Grunge and Elegance: Jasmine and New Orleans


800px-Chinesischer_Maler_des_12._Jahrhunderts_(I)_001It’s not just temperatures that change with the seasons. Everything changes with the seasons—people’s attitudes, their moods, clothing fads and shoe selections, plants, and along with plants the natural smells that saturate the atmosphere.

The first time I went to New Orleans it was on a friend’s Groupon whim. Hotel prices were especially low. Little did we know, it was the off-season in the Big Easy. It was August, and it was hot. You couldn’t last a full second outside without becoming sticky and drenched in sweat.

The intensity of the summer season might have added to the intensity of my first impressions. It was like everything was turned to eleven—the temperature, the sun’s rays, the spices in the foods, the noises in the streets, the smells of the hot sidewalks and hot trash and spilt liquor. I loved it.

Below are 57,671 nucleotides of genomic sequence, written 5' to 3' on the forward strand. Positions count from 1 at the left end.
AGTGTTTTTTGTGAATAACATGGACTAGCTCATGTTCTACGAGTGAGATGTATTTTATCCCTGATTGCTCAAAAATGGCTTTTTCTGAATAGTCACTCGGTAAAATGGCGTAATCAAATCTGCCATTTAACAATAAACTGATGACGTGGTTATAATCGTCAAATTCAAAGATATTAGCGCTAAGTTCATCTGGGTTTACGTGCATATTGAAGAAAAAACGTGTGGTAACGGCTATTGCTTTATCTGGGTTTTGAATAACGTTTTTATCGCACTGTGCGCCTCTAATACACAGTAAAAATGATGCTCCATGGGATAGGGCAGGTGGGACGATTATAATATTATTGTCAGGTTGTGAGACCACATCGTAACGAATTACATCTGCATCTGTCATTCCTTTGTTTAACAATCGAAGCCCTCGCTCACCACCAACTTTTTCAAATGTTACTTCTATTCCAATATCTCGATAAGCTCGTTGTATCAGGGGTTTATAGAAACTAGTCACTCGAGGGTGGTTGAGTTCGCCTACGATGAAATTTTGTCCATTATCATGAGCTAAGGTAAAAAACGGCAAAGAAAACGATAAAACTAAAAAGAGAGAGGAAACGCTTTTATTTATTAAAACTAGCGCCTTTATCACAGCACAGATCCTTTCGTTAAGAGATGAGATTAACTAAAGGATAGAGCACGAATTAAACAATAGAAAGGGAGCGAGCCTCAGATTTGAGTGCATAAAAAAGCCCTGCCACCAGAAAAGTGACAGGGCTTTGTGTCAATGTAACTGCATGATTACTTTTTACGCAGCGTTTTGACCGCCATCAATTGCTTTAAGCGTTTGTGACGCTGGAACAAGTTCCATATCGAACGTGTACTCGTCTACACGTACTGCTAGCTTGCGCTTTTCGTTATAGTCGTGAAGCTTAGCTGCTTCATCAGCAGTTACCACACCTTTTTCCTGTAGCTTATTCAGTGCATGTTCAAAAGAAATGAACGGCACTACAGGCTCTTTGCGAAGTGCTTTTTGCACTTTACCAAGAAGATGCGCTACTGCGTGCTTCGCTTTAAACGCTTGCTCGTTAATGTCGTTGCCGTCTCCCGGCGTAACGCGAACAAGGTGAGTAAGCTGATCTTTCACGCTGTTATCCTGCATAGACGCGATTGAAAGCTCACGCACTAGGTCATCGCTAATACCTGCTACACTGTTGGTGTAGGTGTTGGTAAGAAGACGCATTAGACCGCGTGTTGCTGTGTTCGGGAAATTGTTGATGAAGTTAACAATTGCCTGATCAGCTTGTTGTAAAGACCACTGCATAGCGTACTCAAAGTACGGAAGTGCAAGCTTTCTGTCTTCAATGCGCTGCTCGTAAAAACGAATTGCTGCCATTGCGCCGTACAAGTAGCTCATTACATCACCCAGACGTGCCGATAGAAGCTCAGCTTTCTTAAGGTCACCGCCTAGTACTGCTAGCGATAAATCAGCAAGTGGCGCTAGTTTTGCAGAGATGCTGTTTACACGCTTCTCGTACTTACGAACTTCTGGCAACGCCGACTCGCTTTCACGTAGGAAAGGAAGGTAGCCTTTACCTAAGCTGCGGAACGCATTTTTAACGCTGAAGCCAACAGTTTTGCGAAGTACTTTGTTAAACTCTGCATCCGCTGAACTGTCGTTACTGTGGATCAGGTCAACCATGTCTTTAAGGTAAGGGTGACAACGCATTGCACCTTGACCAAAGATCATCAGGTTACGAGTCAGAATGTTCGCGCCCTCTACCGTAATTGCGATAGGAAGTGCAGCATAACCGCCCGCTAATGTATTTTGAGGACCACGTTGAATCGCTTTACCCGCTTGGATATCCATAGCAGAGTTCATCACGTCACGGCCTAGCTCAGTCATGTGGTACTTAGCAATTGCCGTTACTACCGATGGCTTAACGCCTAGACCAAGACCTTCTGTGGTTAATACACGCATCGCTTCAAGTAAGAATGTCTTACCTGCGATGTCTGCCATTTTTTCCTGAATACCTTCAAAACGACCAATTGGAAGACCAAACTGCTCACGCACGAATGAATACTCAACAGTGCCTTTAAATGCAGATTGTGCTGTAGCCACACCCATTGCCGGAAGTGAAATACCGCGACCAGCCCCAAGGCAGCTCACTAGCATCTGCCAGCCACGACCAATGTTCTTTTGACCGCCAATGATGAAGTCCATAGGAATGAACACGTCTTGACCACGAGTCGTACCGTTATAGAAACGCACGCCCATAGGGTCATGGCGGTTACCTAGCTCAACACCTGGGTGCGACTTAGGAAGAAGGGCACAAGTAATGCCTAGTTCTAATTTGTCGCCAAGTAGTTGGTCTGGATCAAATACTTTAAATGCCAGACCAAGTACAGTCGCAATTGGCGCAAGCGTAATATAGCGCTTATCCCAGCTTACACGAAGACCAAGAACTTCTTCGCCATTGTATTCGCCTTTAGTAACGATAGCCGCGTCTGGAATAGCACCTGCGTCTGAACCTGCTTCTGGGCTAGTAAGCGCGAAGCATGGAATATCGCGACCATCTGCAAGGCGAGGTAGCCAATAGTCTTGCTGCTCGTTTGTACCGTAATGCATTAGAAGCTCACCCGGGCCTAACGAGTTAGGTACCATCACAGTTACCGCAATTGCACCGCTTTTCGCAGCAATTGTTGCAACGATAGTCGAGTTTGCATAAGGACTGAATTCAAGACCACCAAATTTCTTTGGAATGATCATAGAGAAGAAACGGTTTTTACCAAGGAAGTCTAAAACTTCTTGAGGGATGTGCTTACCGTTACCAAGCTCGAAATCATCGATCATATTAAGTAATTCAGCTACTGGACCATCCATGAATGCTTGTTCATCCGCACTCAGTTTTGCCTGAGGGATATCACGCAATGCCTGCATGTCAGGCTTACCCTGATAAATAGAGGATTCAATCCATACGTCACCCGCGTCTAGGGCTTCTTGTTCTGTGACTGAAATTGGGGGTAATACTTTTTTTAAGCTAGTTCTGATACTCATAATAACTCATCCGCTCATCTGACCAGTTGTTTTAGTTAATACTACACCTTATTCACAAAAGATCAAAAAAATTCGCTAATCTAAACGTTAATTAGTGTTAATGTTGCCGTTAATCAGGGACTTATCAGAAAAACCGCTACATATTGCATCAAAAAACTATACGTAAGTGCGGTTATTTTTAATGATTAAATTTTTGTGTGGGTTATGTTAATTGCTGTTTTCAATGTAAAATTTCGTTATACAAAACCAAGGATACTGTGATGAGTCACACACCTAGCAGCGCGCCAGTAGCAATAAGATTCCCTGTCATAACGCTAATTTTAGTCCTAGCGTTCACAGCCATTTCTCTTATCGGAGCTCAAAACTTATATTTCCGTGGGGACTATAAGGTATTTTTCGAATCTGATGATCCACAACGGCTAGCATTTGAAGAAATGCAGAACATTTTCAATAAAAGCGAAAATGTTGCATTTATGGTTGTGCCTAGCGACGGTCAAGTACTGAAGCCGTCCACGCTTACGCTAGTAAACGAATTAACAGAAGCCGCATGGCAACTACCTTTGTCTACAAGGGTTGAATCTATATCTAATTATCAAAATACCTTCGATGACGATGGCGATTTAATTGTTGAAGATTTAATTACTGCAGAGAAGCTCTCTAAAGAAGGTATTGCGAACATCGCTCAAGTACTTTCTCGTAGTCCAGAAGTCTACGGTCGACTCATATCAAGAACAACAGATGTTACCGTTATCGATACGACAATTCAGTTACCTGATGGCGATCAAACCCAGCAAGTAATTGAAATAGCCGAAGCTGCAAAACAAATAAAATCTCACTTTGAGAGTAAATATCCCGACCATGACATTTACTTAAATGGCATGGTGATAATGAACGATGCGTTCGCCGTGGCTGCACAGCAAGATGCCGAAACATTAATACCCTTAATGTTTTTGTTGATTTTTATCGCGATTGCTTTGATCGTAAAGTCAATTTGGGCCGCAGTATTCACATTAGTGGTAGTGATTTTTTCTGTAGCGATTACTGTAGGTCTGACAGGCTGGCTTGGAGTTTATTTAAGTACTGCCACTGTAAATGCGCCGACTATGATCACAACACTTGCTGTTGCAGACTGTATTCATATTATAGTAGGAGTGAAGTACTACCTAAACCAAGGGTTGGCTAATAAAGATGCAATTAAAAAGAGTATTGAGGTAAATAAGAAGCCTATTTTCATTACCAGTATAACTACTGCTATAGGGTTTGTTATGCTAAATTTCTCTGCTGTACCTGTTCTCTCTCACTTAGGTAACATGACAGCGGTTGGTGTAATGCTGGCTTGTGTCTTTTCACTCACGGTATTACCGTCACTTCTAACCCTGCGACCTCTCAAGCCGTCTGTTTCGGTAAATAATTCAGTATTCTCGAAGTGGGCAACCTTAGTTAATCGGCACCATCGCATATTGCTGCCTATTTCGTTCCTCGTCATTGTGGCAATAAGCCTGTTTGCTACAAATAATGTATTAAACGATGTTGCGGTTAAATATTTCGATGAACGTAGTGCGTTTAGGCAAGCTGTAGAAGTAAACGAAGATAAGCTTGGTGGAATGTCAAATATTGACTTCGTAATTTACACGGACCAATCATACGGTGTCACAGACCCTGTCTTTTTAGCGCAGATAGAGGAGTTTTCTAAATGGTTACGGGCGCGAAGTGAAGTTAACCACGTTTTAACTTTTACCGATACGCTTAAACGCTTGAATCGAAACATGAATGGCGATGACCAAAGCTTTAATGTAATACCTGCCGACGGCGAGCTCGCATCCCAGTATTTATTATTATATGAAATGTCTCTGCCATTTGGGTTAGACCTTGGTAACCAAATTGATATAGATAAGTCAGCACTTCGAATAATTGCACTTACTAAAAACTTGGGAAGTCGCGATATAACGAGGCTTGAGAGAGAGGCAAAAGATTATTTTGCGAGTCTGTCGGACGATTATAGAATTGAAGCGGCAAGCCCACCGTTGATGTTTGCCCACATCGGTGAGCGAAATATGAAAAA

That time around, my friends and I took the predictable, full-on tourist route. We stayed in the French Quarter, paid pocket change to ride the street car around and look at the big, expensive houses in the Garden District, then rode it north on Canal so we could visit a towering cemetery where it was so hot the above-ground tombs seemed to be melting like huge sticks of butter. In the French Quarter, we took shelter in the fleeting moments of relief when wed walk by shops luring people in off the streets by blasting their air conditioning through propped-open doors. We took ghost tours at night, where we were shuttled around the Vieux Carré beside the masses of hustling cockroaches and other curious visitors, taken by haunted houses that Nicolas Cage once owned, take past churches and shadows and vampire bars. We listened to jazz on Bourbon, we listened to jazz on Frenchman, and we drank two-for-one hurricanes and danced until 4 a.m. We sweated through every bit of it.